The design and styling of the A160 is both unique and breathtaking. If Darth Vader had a favorite laptop, we are fairly sure that it would be the VGN-A series. The dark granite-like color and black highlights have been a cornerstone in Sony’s designs lately; just like white has been for Apple. The color scheme Sony chose to go with this system works well. The dark colors make the system appear smaller than it really is and the downward sloping corners give the A Series a very distinctive look – there are no square corners on the entire laptop. Everything about the A Series is very clean as there are no knobs or buttons protruding. Sony hides a lot of the inputs and outputs behind covers which help ad to the smooth lines.

Sony VAIO VGN-A160

The AV Entertainment Dock has every input/output you can think of

Setup and Use

Setting up the A160 is relatively easy, just follow the setup prompts and enter your information. Once we went through the MS Windows setup process, we were greeted by more preinstalled software than we had ever seen. It’s as if Sony’s marketing team went on a shopping spree, selling as much hard drive space to software vendors as possible. There is so much software preinstalled on the system that it takes an excruciatingly long time to boot into Windows. And once you’re in, you can’t go long without getting some sort of pop-up reminding you to pay or register for their software. Normally, computer manufacturers choose one vendor per software type, but not Sony. They have different brands of the same type of software installed. For example, our system came with both McAfee and Norton Antivirus programs installed, Microsoft Office 2003 trial and Works 7.0 software, Internet explorer and Netscape etc. They even preloaded the Google toolbar to show up in your web browser. There comes a point where when enough is enough. Its software preloads like this that can ruin a nice system. We’ve always thought that part of owning a Sony is the great user experience and Sony has hurt this a lot. We uninstalled a lot of the software which we did not want to use and moved on. No doubt you’ll want to do the same.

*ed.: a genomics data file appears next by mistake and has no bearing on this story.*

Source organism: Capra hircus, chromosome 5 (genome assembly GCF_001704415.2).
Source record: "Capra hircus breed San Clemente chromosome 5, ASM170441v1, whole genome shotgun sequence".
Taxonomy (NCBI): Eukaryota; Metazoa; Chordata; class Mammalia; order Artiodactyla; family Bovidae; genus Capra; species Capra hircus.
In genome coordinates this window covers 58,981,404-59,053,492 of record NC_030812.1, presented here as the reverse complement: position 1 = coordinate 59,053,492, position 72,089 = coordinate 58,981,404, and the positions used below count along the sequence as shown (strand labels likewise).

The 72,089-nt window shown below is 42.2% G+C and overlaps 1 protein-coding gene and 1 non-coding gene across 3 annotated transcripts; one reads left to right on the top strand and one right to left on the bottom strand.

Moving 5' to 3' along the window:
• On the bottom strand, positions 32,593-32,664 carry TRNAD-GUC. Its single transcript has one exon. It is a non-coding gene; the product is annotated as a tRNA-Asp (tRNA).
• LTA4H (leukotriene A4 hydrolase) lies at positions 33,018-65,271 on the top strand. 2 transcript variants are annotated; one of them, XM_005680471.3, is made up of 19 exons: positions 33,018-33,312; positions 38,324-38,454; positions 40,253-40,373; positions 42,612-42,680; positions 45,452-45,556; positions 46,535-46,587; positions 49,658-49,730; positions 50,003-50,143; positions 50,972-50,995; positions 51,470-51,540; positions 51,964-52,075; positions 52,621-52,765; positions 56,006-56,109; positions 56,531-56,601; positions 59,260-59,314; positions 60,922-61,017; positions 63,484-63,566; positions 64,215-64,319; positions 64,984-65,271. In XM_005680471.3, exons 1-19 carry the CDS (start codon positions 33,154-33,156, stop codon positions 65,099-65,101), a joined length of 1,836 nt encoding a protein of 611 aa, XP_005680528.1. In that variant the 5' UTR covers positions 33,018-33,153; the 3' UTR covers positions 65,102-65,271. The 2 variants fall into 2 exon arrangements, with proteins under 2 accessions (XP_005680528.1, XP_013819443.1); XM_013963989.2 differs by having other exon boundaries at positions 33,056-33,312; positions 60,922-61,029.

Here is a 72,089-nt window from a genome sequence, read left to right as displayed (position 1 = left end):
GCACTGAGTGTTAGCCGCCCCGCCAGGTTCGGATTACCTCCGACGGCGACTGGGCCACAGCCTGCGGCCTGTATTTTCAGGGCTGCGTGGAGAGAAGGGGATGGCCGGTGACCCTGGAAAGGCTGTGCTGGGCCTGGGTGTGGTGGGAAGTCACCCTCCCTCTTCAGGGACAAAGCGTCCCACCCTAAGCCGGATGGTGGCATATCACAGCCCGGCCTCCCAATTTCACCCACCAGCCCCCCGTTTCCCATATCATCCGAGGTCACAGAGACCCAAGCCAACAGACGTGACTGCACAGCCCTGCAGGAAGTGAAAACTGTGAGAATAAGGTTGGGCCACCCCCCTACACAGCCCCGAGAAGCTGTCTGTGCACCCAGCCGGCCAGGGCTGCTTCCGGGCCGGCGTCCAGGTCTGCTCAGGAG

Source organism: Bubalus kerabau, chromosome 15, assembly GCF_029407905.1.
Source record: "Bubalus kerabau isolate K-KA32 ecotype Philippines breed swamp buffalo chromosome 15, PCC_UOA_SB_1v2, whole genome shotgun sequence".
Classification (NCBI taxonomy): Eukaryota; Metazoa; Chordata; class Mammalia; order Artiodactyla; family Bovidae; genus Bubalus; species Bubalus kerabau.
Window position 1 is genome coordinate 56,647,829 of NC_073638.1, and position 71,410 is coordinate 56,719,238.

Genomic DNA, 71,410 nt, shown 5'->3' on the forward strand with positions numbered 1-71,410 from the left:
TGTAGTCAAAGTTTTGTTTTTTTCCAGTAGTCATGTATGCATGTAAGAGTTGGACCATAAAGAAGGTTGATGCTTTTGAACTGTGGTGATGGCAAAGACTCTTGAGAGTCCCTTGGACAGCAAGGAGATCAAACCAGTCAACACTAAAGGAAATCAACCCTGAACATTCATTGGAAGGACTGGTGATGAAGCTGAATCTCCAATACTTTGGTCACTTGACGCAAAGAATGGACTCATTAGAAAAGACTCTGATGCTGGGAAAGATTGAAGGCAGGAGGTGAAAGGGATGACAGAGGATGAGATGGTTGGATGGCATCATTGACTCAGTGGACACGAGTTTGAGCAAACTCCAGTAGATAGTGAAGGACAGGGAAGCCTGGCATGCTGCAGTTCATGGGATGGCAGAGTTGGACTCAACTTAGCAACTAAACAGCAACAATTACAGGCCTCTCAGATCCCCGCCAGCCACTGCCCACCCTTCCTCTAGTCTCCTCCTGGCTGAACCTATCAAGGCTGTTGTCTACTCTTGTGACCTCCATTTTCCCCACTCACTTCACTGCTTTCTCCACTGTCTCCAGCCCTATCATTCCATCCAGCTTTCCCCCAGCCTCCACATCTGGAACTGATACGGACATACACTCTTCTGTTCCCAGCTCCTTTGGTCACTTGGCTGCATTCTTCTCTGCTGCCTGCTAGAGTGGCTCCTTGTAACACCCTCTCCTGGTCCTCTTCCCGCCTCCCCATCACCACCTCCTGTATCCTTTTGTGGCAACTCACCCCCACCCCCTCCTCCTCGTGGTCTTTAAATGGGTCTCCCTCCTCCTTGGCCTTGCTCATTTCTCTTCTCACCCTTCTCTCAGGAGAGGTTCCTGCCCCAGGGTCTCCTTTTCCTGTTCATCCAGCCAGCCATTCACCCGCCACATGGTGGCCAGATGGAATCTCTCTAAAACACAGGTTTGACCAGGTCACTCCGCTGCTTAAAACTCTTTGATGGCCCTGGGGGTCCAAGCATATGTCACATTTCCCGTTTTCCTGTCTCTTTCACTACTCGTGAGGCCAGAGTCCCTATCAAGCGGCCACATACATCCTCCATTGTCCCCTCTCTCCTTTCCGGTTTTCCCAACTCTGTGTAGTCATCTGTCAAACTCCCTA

The A160 runs incredibly quiet for a system of this size. This is due to their decision to go with a Centrino based chipset and Pentium M processor. We noticed that the A160’s 4000mAh battery pack is physically smaller than batteries we have seen from other manufacturers. It could be the size of this battery which also helps contribute to the systems relatively cool touch. Both Gateway’s 200XL and Apple’s Powerbook line can get so hot when in use that you cannot set it on your lap; the A160 never seems to heat up to that point.